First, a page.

13. Shoup, Carl S., 1989. "Rules for Distributing a Free Government Service Among Areas of a City," National Tax Journal, National Tax Association, vol. 42(2), pages 103-21, June.
  14. Edward L. Glaeser, 1998. "Are Cities Dying?," Journal of Economic Perspectives, American Economic Association, vol. 12(2), pages 139-160, Spring.
  15. Boarnet, Marlon G. & Haughwout, Andrew F., 2000. "Do Highways Matter? Evidence and Policy Implications of Highways' Influence on Metropolitan Development," University of California Transportation Center, Working Papers qt5rn9w6bz, University of California Transportation Center.
  16. Holtz-Eakin, Douglas, 1994. "Public-Sector Capital and the Productivity Puzzle," The Review of Economics and Statistics, MIT Press, vol. 76(1), pages 12-21, February.
  17. Antonio Ciccone & Robert E. Hall, 1993. "Productivity and the Density of Economic Activity," NBER Working Papers 4313, National Bureau of Economic Research, Inc.
  18. Anne C. Case & Lawrence F. Katz, 1991. "The Company You Keep: The Effects of Family and Neighborhood on Disadvantaged Youths," NBER Working Papers 3705, National Bureau of Economic Research, Inc.
  19. Andrew Haughwout & Robert Inman & Steven Craig & Thomas Luce, 2000. "Local Revenue Hills: A General Equilibrium Specification with Evidence from Four U.S. Cities," NBER Working Papers 7603, National Bureau of Economic Research, Inc.
  20. David M. Cutler & Edward L. Glaeser, 1995. "Are Ghettos Good or Bad?," NBER Working Papers 5163, National Bureau of Economic Research, Inc.
  21. Benabou, Roland, 1993. "Workings of a City: Location, Education, and Production," The Quarterly Journal of Economics, MIT Press, vol. 108(3), pages 619-52, August.
  22. Jeremy B. Rudd, 2000. "Assessing the productivity of public capital with a locational equilibrium model," Finance and Economics Discussion Series 2000-23, Board of Governors of the Federal Reserve System (U.S.).
  23. Brueckner, Jan K. & Wingler, Thomas L., 1984. "Public intermediate inputs, property values, and allocative efficiency," Economics Letters, Elsevier, vol. 14(2-3), pages 245-250.
  24. Morrison, Catherine J & Schwartz, Amy Ellen, 1996. "State Infrastructure and Productive Performance," American Economic Review, American Economic Association, vol. 86(5), pages 1095-1111, December.
  25. Douglas Holtz-Eakin & Amy Ellen Schwartz, 1995. "Spatial Productivity Spillovers from Public Infrastructure: Evidence from State Highways," NBER Working Papers 5004, National Bureau of Economic Research, Inc.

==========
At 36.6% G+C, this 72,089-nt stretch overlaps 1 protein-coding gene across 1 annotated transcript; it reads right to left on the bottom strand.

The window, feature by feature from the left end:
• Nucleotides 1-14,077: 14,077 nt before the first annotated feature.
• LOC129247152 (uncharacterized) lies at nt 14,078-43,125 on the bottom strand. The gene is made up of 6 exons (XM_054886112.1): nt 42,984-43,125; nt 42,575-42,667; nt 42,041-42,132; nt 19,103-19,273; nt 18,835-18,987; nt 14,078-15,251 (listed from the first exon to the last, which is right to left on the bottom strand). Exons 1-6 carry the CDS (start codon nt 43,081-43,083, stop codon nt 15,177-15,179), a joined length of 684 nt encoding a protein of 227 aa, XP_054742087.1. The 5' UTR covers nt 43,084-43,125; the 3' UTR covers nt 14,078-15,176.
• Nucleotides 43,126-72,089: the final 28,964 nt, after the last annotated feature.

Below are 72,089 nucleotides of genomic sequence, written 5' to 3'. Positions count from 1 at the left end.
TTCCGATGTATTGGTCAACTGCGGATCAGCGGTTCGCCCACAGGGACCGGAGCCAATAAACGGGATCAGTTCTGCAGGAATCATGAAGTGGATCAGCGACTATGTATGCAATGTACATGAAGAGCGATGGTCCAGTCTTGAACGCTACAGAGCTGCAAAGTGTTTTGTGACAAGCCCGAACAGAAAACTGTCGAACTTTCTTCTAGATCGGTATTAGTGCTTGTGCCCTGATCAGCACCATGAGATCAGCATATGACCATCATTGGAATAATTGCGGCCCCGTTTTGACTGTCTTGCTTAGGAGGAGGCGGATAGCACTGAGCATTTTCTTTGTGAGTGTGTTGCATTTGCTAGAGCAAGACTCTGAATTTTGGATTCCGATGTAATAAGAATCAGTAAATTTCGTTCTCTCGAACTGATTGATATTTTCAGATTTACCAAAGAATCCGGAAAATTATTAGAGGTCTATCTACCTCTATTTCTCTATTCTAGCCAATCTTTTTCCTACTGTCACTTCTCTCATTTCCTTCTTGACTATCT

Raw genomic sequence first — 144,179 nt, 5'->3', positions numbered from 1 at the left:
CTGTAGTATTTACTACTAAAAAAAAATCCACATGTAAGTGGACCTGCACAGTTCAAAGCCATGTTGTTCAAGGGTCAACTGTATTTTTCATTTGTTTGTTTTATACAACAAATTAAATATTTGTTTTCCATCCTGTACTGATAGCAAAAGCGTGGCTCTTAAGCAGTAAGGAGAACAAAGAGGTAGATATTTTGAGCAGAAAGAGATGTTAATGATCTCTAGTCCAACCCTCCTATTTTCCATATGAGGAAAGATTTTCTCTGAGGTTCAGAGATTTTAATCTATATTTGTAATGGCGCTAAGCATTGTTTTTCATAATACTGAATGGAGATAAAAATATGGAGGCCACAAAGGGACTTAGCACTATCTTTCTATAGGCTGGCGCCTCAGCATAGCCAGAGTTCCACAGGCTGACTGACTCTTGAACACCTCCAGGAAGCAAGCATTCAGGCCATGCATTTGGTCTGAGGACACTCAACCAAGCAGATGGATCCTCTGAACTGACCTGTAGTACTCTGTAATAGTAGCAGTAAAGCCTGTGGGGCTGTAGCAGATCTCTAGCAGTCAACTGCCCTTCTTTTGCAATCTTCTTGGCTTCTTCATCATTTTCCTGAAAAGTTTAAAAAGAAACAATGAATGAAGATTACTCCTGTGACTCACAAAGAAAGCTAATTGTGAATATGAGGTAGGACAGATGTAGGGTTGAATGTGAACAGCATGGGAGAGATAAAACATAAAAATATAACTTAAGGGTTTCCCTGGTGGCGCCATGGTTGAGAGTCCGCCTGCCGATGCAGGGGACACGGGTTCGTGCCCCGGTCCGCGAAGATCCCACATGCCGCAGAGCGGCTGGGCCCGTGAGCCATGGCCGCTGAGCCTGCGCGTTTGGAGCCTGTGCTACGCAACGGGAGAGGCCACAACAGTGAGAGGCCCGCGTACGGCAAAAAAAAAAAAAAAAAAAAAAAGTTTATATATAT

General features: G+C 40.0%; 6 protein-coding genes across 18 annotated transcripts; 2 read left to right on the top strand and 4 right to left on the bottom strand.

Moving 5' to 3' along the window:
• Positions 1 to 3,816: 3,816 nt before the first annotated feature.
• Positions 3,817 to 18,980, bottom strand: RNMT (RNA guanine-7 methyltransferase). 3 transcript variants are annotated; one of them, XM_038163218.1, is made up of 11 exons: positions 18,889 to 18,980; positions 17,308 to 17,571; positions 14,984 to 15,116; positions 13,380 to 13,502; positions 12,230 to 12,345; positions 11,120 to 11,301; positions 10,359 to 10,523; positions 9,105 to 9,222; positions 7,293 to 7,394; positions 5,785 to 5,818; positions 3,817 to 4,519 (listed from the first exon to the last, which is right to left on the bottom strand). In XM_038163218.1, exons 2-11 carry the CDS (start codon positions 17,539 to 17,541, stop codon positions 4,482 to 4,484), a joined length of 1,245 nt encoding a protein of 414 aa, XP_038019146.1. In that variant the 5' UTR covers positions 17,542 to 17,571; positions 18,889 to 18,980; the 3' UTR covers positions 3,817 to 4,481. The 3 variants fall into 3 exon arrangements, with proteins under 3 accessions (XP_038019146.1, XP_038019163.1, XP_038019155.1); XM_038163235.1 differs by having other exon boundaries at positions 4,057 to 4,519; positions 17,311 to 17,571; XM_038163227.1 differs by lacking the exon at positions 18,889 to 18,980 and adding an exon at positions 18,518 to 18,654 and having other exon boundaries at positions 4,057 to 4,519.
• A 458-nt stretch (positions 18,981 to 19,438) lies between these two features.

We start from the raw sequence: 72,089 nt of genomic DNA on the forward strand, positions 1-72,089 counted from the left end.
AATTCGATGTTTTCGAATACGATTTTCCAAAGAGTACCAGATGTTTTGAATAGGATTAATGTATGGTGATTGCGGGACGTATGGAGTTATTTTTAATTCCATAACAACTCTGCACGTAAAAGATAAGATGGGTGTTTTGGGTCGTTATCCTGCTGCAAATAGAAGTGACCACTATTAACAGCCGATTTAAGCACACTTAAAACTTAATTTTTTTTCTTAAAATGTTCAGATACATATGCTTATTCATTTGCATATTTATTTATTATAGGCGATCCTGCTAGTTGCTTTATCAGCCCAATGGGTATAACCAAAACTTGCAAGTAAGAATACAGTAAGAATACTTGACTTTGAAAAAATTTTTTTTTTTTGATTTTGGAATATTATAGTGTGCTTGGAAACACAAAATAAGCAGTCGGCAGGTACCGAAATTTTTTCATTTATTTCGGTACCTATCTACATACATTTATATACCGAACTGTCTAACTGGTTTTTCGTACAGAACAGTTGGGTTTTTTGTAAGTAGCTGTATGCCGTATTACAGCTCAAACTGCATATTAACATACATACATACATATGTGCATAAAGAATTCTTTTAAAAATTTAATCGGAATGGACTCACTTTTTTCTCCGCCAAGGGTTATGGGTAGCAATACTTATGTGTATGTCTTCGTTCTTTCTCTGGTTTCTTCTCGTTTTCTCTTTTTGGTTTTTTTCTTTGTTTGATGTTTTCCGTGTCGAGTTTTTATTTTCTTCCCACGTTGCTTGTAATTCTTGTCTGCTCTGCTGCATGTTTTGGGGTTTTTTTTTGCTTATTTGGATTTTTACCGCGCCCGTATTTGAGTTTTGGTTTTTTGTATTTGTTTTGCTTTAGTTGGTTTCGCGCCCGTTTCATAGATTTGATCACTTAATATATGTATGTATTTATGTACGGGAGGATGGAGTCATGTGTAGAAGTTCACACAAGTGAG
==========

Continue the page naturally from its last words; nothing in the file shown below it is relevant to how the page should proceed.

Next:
26. Haughwout, Andrew F., 1997. "Central city infrastructure investment and suburban house values," Regional Science and Urban Economics, Elsevier, vol. 27(2), pages 199-215, April.
Full references (including those not matched with items on IDEAS)

Citations

Citations are extracted by the CitEc Project, subscribe to its RSS feed for this item.
as in new window

Cited by:
  1. Jacinto Brito González, 2004. "Conocimiento, geografía e instituciones: Una aproximación a la problemática del crecimiento en el archipiélago canario," Documentos de trabajo conjunto ULL-ULPGC 2004-03, Facultad de Ciencias Económicas de la ULPGC.

Lists

This item is not listed on Wikipedia, on a reading list or among the top items on IDEAS.

Statistics

Access and download statistics

Corrections

When requesting a correction, please mention this item's handle: RePEc:fip:fednep:y:2001:i:dec:p:1-16:n:v.7no.3. See general information about how to correct material in RePEc.

For technical questions regarding this item, or to correct its authors, title, abstract, bibliographic or download information, contact: (Amy Farber).

If you have authored this item and are not yet registered with RePEc, we encourage you to do it here. This allows to link your profile to this item. It also allows you to accept potential citations to this item that we are uncertain about.

If references are entirely missing, you can add them using this form.

If the full references list an item that is present in RePEc, but the system did not link to it, you can help with this form.

If you know of missing items citing this one, you can help us creating those links by adding the relevant references in the same way as above, for each refering item. If you are a registered author of this item, you may also want to check the "citations" tab in your profile, as there may be some citations waiting for confirmation.

Please note that corrections may take a couple of weeks to filter through the various RePEc services.